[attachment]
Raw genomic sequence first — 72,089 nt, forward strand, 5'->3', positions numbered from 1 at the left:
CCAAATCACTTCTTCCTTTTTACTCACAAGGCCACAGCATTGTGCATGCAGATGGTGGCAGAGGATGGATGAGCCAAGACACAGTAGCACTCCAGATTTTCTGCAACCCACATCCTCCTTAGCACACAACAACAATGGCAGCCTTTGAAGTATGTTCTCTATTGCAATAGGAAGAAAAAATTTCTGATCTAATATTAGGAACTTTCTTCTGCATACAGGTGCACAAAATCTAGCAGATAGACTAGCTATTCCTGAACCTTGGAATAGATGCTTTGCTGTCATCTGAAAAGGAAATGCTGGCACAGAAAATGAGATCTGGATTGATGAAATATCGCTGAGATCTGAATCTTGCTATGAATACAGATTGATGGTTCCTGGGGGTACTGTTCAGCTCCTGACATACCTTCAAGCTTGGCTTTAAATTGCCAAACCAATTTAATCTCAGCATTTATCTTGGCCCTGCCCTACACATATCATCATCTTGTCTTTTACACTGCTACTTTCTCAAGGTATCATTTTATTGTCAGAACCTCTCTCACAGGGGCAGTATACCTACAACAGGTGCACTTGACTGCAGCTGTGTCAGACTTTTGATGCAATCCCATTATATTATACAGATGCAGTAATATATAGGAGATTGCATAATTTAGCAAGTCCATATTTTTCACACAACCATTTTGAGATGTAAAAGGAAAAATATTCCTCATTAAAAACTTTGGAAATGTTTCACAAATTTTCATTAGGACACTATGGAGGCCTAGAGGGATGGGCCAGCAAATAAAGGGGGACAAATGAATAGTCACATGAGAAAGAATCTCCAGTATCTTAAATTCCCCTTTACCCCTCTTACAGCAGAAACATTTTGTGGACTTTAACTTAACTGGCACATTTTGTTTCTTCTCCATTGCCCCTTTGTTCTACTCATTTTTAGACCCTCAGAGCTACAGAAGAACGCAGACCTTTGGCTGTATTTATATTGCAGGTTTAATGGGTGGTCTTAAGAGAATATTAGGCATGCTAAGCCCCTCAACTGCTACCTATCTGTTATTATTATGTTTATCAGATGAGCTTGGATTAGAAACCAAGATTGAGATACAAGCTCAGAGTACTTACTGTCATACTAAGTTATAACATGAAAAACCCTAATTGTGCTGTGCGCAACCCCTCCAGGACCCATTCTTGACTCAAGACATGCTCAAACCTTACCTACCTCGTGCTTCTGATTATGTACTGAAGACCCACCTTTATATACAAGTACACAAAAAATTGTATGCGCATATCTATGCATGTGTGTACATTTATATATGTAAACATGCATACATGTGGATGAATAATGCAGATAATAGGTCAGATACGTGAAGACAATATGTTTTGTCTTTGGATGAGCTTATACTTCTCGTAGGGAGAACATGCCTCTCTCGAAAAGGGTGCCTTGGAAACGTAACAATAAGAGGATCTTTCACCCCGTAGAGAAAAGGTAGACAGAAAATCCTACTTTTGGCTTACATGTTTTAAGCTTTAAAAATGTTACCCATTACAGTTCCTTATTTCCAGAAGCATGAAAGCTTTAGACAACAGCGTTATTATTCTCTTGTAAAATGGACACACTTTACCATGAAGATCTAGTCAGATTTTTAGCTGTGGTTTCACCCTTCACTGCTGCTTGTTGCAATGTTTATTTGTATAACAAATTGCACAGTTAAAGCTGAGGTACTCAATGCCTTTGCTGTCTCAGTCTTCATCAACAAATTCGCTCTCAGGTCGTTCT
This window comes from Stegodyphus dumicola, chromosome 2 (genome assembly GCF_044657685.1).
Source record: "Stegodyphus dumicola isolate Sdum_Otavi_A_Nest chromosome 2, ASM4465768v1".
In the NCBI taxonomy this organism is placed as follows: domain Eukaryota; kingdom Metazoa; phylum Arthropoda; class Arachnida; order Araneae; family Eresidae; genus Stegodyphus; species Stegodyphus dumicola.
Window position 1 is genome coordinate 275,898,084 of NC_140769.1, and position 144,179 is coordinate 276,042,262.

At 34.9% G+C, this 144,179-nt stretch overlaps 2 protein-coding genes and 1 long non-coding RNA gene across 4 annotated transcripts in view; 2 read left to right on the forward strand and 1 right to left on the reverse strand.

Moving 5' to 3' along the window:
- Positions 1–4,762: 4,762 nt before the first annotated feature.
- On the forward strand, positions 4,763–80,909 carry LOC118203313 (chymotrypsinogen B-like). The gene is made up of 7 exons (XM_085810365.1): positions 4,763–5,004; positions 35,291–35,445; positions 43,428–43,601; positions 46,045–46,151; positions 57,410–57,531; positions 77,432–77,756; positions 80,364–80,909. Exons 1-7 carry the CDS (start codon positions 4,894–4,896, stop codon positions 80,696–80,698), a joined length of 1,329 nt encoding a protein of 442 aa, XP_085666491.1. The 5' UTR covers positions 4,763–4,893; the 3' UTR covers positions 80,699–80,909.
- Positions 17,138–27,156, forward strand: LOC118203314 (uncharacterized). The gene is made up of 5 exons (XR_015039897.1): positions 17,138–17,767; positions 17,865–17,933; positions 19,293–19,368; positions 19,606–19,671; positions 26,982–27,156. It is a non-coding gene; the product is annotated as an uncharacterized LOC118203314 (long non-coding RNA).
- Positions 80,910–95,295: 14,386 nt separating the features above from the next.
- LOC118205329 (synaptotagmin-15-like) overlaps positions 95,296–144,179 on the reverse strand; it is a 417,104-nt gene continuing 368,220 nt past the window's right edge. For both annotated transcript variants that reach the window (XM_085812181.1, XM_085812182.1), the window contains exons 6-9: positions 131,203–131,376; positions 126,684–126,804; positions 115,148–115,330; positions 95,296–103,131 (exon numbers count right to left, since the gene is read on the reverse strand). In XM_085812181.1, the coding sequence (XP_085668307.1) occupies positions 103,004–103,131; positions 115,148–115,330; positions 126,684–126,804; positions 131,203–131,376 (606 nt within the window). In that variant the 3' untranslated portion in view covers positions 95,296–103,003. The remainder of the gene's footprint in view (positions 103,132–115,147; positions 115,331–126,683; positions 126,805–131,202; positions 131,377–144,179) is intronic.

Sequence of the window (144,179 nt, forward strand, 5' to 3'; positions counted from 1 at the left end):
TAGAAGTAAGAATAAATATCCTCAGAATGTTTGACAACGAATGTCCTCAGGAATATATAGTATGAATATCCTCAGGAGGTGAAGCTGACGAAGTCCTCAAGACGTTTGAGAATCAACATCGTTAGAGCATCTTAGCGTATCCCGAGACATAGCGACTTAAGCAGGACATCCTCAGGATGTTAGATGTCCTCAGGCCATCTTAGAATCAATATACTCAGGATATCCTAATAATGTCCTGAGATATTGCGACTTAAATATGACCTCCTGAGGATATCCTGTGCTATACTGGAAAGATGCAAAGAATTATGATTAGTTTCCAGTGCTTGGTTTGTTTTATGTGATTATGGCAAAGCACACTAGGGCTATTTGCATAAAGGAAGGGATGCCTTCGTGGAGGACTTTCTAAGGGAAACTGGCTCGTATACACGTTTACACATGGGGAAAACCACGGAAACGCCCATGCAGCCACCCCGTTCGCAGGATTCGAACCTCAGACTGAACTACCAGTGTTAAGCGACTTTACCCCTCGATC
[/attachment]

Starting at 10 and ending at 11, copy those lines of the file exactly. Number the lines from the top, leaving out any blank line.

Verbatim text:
- On the forward strand, positions 4,763–80,909 carry LOC118203313 (chymotrypsinogen B-like). The gene is made up of 7 exons (XM_085810365.1): positions 4,763–5,004; positions 35,291–35,445; positions 43,428–43,601; positions 46,045–46,151; positions 57,410–57,531; positions 77,432–77,756; positions 80,364–80,909. Exons 1-7 carry the CDS (start codon positions 4,894–4,896, stop codon positions 80,696–80,698), a joined length of 1,329 nt encoding a protein of 442 aa, XP_085666491.1. The 5' UTR covers positions 4,763–4,893; the 3' UTR covers positions 80,699–80,909.
- Positions 17,138–27,156, forward strand: LOC118203314 (uncharacterized). The gene is made up of 5 exons (XR_015039897.1): positions 17,138–17,767; positions 17,865–17,933; positions 19,293–19,368; positions 19,606–19,671; positions 26,982–27,156. It is a non-coding gene; the product is annotated as an uncharacterized LOC118203314 (long non-coding RNA).